Convenience is one of many reasons to use frozen foods | Rural Life

For me, an interesting part of the grocery store is the frozen food section. It is interesting to see the many types of frozen dinners, pizzas, and other prepared foods, such as sides and desserts, in the coolers.

As many lifestyles have changed some people do not want to take the time to cook, have the time to do so, or they are unable. Diets have also expanded to other types of easy to prepare dishes.

Food processing companies keep a close eye on what the public demands and emerging market trends. They also may be involved in foreign markets. Much additional research is done as to the difference in prepared frozen food to cooking a meal, technical advances, geographical break downs and ease of preparation. Storage and reheating have been improved. The store-bought meal may be as nutritious as a home-made version. However, the store-bought meal may be higher in sodium. Our palates are used to the taste of sodium which manufactures have added to enhance the taste. The food may not be labeled healthy if it exceeds 480 mg of sodium. Calories are listed, plus nutrition facts.

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Sales of prepared foods has increased dramatically during the past four years. An increase in population has also contributed to the demands for assorted types of food. Various diets and gourmet meals are also available,

Frozen foods cut down the time to prepare with easy preparation, such as just heating in the microwave. Be sure to read the back for an ingredient list plus follow listed directions. The meals can also avoid much food waste.

Purchasing frozen dinners may not be for everyone yet for those who do, the convenience outweighs the cost and preparation time. Food waste becomes minimal as the items are kept frozen until use. Do not refreeze the food as water crystals will form and the quality will be degraded. Also microbial contamination may occur.

Busy people do not have time to cook a meal, nor even plan and go shopping for ingredients. Special ingredients may have to be purchased that may not be used again very soon and may spoil. Switching also takes up many hours. Families with children purchase 19% more fast food then those who do not have children. Many elderly people have no interest in cooking, or cannot cook the way they should anymore, or have no one to cook for but themselves. A frozen meal will give them a variety to help them stay healthy.

Some businesses provide store-to-door delivery. Complete meals with recipe instruction cards come in a box and take around 30 minutes to prepare. Each week a variety of menus are available to choose from and the insulated boxes are sent on your schedule. One also has to figure in the cost of postage with the cost of the meal. These types of meals may not be for everyone yet they also fill the gap for those who do not want to spend the hour or two at times to prepare a meal. Also, the meals may be more convenient for one or two people.

Vegetables and fruits have been frozen and sold for many years. There are also strict food and safety procedures required in this processing. Within hours of harvesting the ripened fruits and vegetables will be cleaned, washed and blanched. They are packaged and flash frozen in a matter of hours of harvesting. Some may be flavored with sauces, fungi, or other additions.

Something to think about: “Nearly 40% of all food in this country is wasted, and there are over 49 million food-insecure people in the United States.” Dana Cowin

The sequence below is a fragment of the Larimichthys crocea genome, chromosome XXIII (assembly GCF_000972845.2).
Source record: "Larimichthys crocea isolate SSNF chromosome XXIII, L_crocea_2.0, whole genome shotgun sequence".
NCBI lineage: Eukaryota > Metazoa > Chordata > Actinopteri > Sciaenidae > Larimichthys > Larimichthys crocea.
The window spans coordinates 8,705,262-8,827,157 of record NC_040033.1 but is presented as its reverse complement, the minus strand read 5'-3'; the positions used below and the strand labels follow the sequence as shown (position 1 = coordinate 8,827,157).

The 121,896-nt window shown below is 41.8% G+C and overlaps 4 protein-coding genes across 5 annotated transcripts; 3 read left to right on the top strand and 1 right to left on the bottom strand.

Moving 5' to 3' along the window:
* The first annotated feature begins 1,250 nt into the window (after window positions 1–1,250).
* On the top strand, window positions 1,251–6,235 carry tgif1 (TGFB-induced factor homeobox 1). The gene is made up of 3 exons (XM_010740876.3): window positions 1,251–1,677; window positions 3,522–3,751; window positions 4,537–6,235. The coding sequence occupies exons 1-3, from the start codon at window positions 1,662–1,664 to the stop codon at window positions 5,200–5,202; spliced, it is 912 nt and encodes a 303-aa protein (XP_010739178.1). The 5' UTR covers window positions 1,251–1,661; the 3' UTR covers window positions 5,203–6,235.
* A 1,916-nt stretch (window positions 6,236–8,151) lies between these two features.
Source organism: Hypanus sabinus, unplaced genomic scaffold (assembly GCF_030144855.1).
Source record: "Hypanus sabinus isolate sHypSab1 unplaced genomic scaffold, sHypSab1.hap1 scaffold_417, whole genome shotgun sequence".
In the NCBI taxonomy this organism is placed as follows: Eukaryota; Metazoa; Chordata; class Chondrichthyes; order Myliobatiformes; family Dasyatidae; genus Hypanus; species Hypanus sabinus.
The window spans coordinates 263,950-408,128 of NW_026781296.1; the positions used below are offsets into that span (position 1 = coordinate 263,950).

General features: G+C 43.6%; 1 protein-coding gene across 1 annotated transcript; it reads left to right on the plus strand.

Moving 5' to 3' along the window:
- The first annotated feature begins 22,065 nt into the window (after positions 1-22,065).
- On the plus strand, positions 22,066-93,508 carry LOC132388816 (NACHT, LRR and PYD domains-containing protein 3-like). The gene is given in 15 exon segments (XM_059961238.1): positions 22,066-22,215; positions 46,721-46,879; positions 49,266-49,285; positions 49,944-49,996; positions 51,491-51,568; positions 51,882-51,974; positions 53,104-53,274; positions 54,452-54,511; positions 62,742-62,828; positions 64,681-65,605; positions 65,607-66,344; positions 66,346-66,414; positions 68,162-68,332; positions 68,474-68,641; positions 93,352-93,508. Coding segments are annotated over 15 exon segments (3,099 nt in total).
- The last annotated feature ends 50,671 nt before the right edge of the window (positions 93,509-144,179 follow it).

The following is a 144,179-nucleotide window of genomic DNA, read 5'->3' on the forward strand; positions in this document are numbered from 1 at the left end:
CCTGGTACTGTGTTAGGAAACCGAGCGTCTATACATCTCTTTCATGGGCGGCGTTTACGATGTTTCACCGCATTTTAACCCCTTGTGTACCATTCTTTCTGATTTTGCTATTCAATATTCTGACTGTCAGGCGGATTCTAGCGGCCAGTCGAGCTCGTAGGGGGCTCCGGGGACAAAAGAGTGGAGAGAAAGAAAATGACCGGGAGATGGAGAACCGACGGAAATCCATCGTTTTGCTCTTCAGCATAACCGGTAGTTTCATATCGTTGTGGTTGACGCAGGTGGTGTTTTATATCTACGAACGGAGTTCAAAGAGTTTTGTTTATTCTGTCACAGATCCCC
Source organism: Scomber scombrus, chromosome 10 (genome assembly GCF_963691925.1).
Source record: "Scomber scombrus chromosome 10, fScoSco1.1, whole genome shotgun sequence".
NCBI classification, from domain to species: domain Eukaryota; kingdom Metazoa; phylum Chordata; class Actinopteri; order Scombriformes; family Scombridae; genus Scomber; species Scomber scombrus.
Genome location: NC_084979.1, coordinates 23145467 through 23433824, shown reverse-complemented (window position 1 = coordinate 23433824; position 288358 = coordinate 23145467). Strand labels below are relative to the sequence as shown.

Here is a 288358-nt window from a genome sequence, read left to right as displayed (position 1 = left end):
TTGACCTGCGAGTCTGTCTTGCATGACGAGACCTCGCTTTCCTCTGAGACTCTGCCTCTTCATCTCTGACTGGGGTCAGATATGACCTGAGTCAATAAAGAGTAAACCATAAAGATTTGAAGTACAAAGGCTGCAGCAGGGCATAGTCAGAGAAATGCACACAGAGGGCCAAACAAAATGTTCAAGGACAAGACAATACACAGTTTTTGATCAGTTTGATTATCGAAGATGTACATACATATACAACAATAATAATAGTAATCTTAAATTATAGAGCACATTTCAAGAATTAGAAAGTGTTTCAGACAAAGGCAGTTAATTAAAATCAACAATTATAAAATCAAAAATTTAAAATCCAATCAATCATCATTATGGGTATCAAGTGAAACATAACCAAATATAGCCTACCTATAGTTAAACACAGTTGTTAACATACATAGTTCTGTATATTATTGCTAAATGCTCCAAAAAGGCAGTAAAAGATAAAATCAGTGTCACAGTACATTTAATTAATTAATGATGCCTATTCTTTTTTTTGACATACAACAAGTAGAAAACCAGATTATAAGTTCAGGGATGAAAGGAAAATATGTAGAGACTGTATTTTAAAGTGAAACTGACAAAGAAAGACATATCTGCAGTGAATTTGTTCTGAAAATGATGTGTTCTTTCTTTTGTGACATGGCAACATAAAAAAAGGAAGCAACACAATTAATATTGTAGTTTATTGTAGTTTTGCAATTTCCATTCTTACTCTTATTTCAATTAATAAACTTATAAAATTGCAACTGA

1 package active dry yeast

1/2 cup warm water (110 to 115 F.)

2-1/2 cups packaged biscuit mix

1 pound bulk Italian sausage

1 teaspoon dried basil, crushed

1/2 teaspoon dried thyme, crushed

1) 4-oz. pkg. or 1 cup shredded Mozzarella cheese

1/4 cup grated Parmesan cheese

In a mixing bowl soften the yeast in warm a water. Stir in the cooking oil. Add the biscuit mix, stirring just until all is moistened. Cover and let rest 10 minutes. Divide dough into 6 servings.

On a lightly floured surface roll each piece of dough into a 5-inch circle. Place on greased baking sheets. Crimp the edges. Bake in a 425 F. oven for 5 minutes.

In a large skillet cook the Italian sausage until browned; drain off the fat. Stir in sour cream and salt. Spread the meat mixture onto each crust. Top with tomato slices; sprinkle with a little additional salt. Sprinkle with basil and thyme. Top each with some mozzarella cheese and Parmesan cheese. Return to a 425 F. oven. Bake 8 to 10 minutes or until heated through.

FRUIT TOPPED RICE DESSERT

1 envelope unflavored gelatin

1/4 cup chopped almonds, toasted

One 10-oz. pkg. frozen red raspberries or frozen sliced ​​strawberries

In a heavy 2 quart saucepan stir together the 3 cups milk, the uncooked rice, and the sugar. Bring mixture to a boil. Reduce the heat. Cook, covered, about 45 minutes or until the rice is tender, stirring occasionally.

Soften the unflavored gelatin in the 1 cup milk. Stir the gelatin into hot rice mixture until the gelatin dissolves. Stir in the chopped toasted almonds and vanilla. Chill to the consistency of unbeaten egg whites, partially set.

Fold the whipped topping into the rice mixture. Turn into an 8x8x2-inch baking pan. Cover and refrigerate dessert 6 to 24 hours.

Before serving place the frozen raspberries/strawberries in a bowl of hot water to thaw for abut 10 minutes. Cut the rice dessert into squares. Top with the thawed raspberries or strawberries.

1/2 cup mayonnaise or salad dressing

2 teaspoons dried basil, crushed

1/8 teaspoon garlic powder

Assorted fresh vegetables for dipping

Stir together the mayonnaise, sour cream, basil and garlic powder. Cover and chill in the refrigerator 2 to 24 hours. Serve with cut up vegetables.

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